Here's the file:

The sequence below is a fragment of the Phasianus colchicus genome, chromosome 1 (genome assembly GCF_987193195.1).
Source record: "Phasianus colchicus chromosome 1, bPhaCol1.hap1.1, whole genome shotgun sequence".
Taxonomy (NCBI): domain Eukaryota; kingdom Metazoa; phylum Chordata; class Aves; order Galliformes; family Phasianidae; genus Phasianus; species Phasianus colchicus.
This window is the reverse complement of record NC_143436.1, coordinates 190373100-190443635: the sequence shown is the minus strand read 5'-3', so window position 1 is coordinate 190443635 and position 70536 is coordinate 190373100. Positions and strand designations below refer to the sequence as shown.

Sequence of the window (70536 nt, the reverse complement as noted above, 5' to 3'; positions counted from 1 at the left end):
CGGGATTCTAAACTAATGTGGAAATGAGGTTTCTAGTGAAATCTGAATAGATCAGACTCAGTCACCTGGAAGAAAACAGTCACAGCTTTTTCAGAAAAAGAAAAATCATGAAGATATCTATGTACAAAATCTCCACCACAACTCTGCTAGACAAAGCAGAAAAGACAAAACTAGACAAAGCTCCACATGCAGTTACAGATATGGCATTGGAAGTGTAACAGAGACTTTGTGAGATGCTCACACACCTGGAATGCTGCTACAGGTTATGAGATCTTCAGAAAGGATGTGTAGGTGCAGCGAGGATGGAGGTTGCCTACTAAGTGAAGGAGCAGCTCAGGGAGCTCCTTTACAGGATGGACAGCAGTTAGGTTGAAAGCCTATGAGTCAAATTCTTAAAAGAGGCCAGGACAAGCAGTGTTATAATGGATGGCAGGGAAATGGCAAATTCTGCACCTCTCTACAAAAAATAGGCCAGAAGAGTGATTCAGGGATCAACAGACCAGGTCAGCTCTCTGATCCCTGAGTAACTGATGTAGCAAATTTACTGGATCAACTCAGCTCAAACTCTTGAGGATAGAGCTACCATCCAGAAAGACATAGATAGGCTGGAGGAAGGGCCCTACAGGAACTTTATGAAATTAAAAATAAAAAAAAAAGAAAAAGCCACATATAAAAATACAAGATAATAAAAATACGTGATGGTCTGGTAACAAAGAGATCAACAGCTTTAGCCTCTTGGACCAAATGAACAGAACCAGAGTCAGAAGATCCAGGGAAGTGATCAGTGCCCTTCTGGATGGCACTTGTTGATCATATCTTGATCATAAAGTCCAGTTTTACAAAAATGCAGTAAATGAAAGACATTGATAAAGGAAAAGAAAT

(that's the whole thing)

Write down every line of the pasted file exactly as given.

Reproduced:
The sequence below is a fragment of the Phasianus colchicus genome, chromosome 1 (genome assembly GCF_987193195.1).
Source record: "Phasianus colchicus chromosome 1, bPhaCol1.hap1.1, whole genome shotgun sequence".
Taxonomy (NCBI): domain Eukaryota; kingdom Metazoa; phylum Chordata; class Aves; order Galliformes; family Phasianidae; genus Phasianus; species Phasianus colchicus.
This window is the reverse complement of record NC_143436.1, coordinates 190373100-190443635: the sequence shown is the minus strand read 5'-3', so window position 1 is coordinate 190443635 and position 70536 is coordinate 190373100. Positions and strand designations below refer to the sequence as shown.

Sequence of the window (70536 nt, the reverse complement as noted above, 5' to 3'; positions counted from 1 at the left end):
CGGGATTCTAAACTAATGTGGAAATGAGGTTTCTAGTGAAATCTGAATAGATCAGACTCAGTCACCTGGAAGAAAACAGTCACAGCTTTTTCAGAAAAAGAAAAATCATGAAGATATCTATGTACAAAATCTCCACCACAACTCTGCTAGACAAAGCAGAAAAGACAAAACTAGACAAAGCTCCACATGCAGTTACAGATATGGCATTGGAAGTGTAACAGAGACTTTGTGAGATGCTCACACACCTGGAATGCTGCTACAGGTTATGAGATCTTCAGAAAGGATGTGTAGGTGCAGCGAGGATGGAGGTTGCCTACTAAGTGAAGGAGCAGCTCAGGGAGCTCCTTTACAGGATGGACAGCAGTTAGGTTGAAAGCCTATGAGTCAAATTCTTAAAAGAGGCCAGGACAAGCAGTGTTATAATGGATGGCAGGGAAATGGCAAATTCTGCACCTCTCTACAAAAAATAGGCCAGAAGAGTGATTCAGGGATCAACAGACCAGGTCAGCTCTCTGATCCCTGAGTAACTGATGTAGCAAATTTACTGGATCAACTCAGCTCAAACTCTTGAGGATAGAGCTACCATCCAGAAAGACATAGATAGGCTGGAGGAAGGGCCCTACAGGAACTTTATGAAATTAAAAATAAAAAAAAAAGAAAAAGCCACATATAAAAATACAAGATAATAAAAATACGTGATGGTCTGGTAACAAAGAGATCAACAGCTTTAGCCTCTTGGACCAAATGAACAGAACCAGAGTCAGAAGATCCAGGGAAGTGATCAGTGCCCTTCTGGATGGCACTTGTTGATCATATCTTGATCATAAAGTCCAGTTTTACAAAAATGCAGTAAATGAAAGACATTGATAAAGGAAAAGAAAT